The heist plotline makes it feel slightly like a Don Siegel film, but a looser, more idiosyncratic film than that director normally made, with some unusual and at times striking location work out there in Montana. THUNDERBOLT AND LIGHTFOOT takes it sweet time getting going with much of the first act spent just watching the two leads getting to know each. But something about the easy going nature of the film meant that by fifteen minutes in, for me watching it was like wearing a favorite old comfortable shirt and by the time we got to the heist I was fully invested in these guys. The mechanics of the heist are well put together and clearly defined, with the use of a cannon to break into the vault that a lot of the ad campaign looks to have been centered around (since it’s the early 70s there’s lots of car chase action too) but what’s best about the film is its easygoing, likable nature that feels wedded to the land its set in, with even the bad guys played by Kennedy and Lewis treated in a way that feels a little endearing. Interestingly the only people the film seems to treat as solely comical figures are the various married couples who pop up throughout, with the best laugh involving the mother worried about her daughter who’s ‘just a baby’, almost as if they deserve such treatment for settling down and giving up on the possibility of drifting from one mountain to the next. It’s a very enjoyable movie, no doubt about it, but there’s also a melancholy vibe, as if it’s acknowledging the price that’s paid for spending so much time the road at the expense of settling down. The film never seems to comment on this outside of the terrific Paul Williams song, “Where Do I Go From Here” but it’s there if you’re willing to read between the lines and listen to the pauses in dialogue spoken by Clint Eastwood’s Thunderbolt, who is at first hesitant to get mixed up with Lightfoot’s earnest overtures towards partnership for no reason other than saying, “Kid, you’re ten years too late.” That wistfulness that you could find in so many movies of the seventies that usually aren’t thought of as being anything more than just “fun” is something that really is unfortunately missing from films these days.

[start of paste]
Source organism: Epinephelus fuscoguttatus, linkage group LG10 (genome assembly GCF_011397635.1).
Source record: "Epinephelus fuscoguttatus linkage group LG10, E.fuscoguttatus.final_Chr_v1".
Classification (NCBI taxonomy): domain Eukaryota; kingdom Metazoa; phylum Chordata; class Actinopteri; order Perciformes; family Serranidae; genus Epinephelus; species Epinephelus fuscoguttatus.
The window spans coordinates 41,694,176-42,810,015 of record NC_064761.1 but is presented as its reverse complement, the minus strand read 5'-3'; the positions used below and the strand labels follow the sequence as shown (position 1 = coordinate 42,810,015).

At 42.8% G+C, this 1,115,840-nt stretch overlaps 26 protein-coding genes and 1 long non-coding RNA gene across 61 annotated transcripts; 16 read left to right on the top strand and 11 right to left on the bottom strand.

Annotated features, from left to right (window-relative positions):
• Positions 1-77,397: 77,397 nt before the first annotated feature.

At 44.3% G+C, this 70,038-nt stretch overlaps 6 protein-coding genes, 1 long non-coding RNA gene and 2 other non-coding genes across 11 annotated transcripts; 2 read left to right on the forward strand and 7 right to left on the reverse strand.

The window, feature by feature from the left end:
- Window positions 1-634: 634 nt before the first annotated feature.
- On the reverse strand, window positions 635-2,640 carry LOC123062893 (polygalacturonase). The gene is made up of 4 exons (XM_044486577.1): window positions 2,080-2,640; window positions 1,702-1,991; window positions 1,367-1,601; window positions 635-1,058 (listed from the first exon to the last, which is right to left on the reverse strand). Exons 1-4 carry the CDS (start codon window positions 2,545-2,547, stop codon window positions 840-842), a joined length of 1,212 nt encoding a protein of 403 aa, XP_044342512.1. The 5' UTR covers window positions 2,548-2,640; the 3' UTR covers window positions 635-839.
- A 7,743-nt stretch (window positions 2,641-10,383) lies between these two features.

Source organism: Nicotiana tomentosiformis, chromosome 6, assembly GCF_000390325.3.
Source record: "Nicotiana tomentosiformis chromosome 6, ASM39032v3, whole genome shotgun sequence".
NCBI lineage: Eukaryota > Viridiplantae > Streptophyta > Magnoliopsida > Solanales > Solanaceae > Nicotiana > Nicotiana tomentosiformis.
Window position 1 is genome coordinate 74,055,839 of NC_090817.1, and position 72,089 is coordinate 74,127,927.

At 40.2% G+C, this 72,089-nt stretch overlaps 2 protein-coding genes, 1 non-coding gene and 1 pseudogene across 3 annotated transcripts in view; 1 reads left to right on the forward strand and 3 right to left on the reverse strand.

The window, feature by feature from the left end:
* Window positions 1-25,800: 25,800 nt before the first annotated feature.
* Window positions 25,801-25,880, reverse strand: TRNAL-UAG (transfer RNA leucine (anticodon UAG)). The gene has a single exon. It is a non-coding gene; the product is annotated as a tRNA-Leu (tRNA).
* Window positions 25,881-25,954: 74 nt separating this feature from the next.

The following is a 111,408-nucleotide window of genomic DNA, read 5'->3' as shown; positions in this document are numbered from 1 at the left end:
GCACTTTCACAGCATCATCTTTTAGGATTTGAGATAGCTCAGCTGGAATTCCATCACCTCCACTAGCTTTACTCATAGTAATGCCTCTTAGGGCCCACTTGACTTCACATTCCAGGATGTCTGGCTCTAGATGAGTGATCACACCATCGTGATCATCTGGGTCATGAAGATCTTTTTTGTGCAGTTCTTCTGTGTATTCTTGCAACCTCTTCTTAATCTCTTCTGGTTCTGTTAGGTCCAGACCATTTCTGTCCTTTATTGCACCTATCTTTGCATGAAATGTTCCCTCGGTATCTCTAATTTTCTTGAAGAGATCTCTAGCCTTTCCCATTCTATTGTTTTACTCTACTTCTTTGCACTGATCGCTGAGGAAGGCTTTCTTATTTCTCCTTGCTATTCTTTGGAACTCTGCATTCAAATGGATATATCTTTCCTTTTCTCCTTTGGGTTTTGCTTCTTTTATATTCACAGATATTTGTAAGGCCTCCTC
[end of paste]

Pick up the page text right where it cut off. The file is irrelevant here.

Eastwood and Bridges (Oscar nominated for this) are both terrific, with great chemistry and each jumping in from the very beginning with fully realized characterizations for these guys—sure, we’ve often seen Bridges as a likable character but how often has Eastwood been so effortlessly easygoing? Kennedy and Lewis have a surprising Laurel and Hardy vibe to a few of their scenes together (particularly when Lewis works as an ice cream man) but they pull off a perfect balance of making them funny, multi-dimensional and, when it’s necessary, genuinely threatening bad guys. Also sprinkled throughout the film are familiar faces, most of them well-billed in small bits with each giving the feeling that they are important in the worlds they occupy, including Catherine Bach (looking shockingly like Lindsay Lohan), “Garey” Busey, Burton Gilliam, Vic Tayback, Jack Dodson, Bill McKinney, Dub Taylor, Gregory Walcott and June Fairchild of PRETTY MAIDS ALL IN A ROW in a very funny scene with Eastwood involving the word “rape” that you could never get away with today. I can’t help but think of all these actors and associate them with a certain sign seen near the end of the film which mentions how something evokes “a vision of a vanished America” and how films today rarely seem to pause for such incidental characters, not to mention how rarely there are such juicy character roles for today’s equivalents of George Kennedy and Geoffrey Lewis.
The earnest, likable nature of THUNDERBOLT AND LIGHTFOOT sets it apart from most other films of this type from the early seventies and it seems particularly special as a result. It’s a shame that Michael Cimino never made a film in this type of vein again but as we all know he had a different path in mind. I don’t know where he is in the world right now—who does?—but maybe he’s just out there somewhere looking for what’s over the next mountain.